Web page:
Total Elbow Arthroplasty: The State of Clinical Practice

Ante Prkić, MD; Bertram The, MD, PhD; Denise Eygendaal, MD, PhD


April 07, 2016

In This Article

Considerations for Periprocedural Care

Regarding the affected joint and patient symptoms, pain relief and/or enhancement of range of motion should be pursued, depending on the patient's expectations and wishes. It is also necessary to inform patients that even though a joint is replaced, it can never reach the level of a healthy native joint. Therefore, activities should be adapted, and high-impact forces avoided, to decrease the chance of the implant loosening or of periprosthetic fractures. For example, patients with a total elbow arthroplasty are advised not to lift more than 5 kg at once, although this is based on empirical experience; no trials on use and the impact of use on implant survival have been published.

Postoperative short-term follow-up is important for checking on wound healing and preventing acute infections. In a 6- to 8-week period of functional rehabilitation, patients generally have fair success at pursuing activities of daily living. Long-term follow-up is important to monitor chronic problems, such as implant loosening, and systemic disease, such as rheumatoid arthritis. Especially in unlinked arthroplasties, polyethylene bushing or inlay wear and metal wear of the humeral and/or ulnar prosthesis pose a problem, because the articulating surfaces are larger than in linked designs; unlinked models have a large articulating area and not only a small hinge surface. As such, taking a patient history, physically examining the patient's elbow for range of motion and stability, and having the patient complete a standardized questionnaire on elbow function using the patient-reported outcome measures are now routine care.[13]

Triceps-On and Triceps-Off Techniques

To achieve good intra-articular exposure, two approach techniques can be distinguished: triceps-on and triceps-off. The triceps-on technique without olecranon osteotomy leaves the patient with a larger range of motion postoperatively, with no additional complications, even though the surgical exposure of the operative field is technically more challenging.[14]

The triceps-on Bryan-Morrey approach is performed by making a window medial to the distal triceps tendon.[15] A variant to this approach uses windows on both sides of the triceps.[14] Another triceps-sparing approach is to perform a chevron osteotomy and to reattach the osseous insertion of the triceps afterwards.

Triceps-off approaches use subperiostal dissection of the triceps insertion and refixation using tension band wiring. It is also possible to dissect the triceps muscle longitudinally along the muscle fibers and to approach the elbow joint posteriorly.[16]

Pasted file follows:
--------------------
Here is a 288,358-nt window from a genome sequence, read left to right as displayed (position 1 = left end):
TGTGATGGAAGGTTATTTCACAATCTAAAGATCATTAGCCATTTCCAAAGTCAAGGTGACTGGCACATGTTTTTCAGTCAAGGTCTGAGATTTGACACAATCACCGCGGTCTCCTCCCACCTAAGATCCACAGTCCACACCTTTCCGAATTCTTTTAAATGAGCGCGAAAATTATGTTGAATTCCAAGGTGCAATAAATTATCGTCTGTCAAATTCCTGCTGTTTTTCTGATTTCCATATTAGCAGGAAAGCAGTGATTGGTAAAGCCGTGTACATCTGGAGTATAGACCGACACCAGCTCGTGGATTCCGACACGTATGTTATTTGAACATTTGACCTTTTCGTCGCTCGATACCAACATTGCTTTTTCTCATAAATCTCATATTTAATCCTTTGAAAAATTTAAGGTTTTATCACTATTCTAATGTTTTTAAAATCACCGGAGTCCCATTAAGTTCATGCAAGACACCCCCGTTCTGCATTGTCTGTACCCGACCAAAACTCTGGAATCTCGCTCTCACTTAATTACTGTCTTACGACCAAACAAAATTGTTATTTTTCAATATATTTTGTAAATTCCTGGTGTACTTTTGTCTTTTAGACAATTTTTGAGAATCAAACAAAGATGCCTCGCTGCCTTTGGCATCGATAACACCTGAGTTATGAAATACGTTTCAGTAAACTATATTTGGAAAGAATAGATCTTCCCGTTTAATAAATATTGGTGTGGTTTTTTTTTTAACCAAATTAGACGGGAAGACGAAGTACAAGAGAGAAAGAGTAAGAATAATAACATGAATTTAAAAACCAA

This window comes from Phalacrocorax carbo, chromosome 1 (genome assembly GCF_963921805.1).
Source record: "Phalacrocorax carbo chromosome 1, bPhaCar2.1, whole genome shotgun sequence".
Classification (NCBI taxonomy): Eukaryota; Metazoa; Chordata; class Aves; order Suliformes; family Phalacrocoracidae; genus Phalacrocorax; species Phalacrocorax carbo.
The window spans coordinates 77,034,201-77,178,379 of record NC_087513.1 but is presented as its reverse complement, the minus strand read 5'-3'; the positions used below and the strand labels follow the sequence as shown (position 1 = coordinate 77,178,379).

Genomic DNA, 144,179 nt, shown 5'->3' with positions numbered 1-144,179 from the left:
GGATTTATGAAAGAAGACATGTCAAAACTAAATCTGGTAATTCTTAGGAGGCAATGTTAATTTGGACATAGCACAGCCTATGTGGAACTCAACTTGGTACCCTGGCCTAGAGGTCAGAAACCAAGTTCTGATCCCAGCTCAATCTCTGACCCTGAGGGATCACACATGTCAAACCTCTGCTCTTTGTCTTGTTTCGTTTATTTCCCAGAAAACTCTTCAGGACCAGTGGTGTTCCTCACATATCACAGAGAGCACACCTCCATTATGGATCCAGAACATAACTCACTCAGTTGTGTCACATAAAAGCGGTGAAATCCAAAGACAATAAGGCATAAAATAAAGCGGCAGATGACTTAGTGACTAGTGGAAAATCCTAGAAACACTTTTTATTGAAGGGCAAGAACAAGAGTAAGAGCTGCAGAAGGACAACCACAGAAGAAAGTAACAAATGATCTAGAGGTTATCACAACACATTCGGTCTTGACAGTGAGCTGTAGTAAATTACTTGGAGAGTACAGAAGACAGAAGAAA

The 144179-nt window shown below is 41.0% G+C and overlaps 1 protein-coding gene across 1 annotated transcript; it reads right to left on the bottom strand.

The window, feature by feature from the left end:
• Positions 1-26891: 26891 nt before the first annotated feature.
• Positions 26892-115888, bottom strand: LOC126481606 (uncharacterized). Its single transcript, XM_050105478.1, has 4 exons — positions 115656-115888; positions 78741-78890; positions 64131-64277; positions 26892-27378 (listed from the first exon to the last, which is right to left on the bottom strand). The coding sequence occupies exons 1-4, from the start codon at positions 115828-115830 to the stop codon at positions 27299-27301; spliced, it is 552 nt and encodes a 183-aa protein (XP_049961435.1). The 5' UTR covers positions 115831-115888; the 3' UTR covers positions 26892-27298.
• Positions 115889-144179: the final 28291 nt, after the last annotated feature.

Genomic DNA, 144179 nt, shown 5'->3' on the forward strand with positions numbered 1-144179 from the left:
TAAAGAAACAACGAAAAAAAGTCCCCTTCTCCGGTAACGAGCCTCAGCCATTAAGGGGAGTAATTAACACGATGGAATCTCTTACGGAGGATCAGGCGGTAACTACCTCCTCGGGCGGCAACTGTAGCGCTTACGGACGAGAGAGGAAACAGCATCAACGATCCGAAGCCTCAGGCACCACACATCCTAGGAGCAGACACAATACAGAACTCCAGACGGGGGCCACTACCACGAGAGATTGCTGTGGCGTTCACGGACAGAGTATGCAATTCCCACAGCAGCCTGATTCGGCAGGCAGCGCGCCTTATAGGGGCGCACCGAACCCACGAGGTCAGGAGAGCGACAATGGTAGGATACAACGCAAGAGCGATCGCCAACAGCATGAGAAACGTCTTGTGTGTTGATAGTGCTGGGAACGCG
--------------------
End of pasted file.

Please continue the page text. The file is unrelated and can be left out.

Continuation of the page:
Ideally, triceps function is protected as much as possible to aid in postoperative rehabilitation and prevention of a flexion contracture.

In radial head arthroplasty, it is necessary only for the humeroradial articulation to be exposed. Three usual approaches can be distinguished, with many variations possible, depending on the individual need.

The first is the posterolateral or Kocher approach, as described by Theodor Kocher in 1892.[17] This approach uses the interval between the anconeus and muscles, which leads to the lateral side of the radial head and proximal radius. To achieve a wider exposure, the extensor carpi ulnaris at the point of origin on the humerus or the insertion of the anconeus muscle where it inserts distally on the posterior surface of the ulna can be dissected. During this approach, the lateral collateral ligament is at risk to be damaged or lifted off of the ulna because of the subperiostal dissection.

The second approach, the anterolateral or Kaplan approach, uses the interval between the extensor carpi ulnaris and extensor digitorum communis anterior to the Kocher approach.[18] During this approach, the posterior interosseous nerve (PIN) shifts during pronation and supination. Therefore, to turn the PIN anteriorly, this approach is performed with the forearm in pronation.

Third, the Boyd approach uses the ulnar insertion of the anconeus and supinator muscles as an en bloc flap, which protects the PIN.[19] However, the dorsal recurrent artery is at risk to be damaged during reflection of the muscles.


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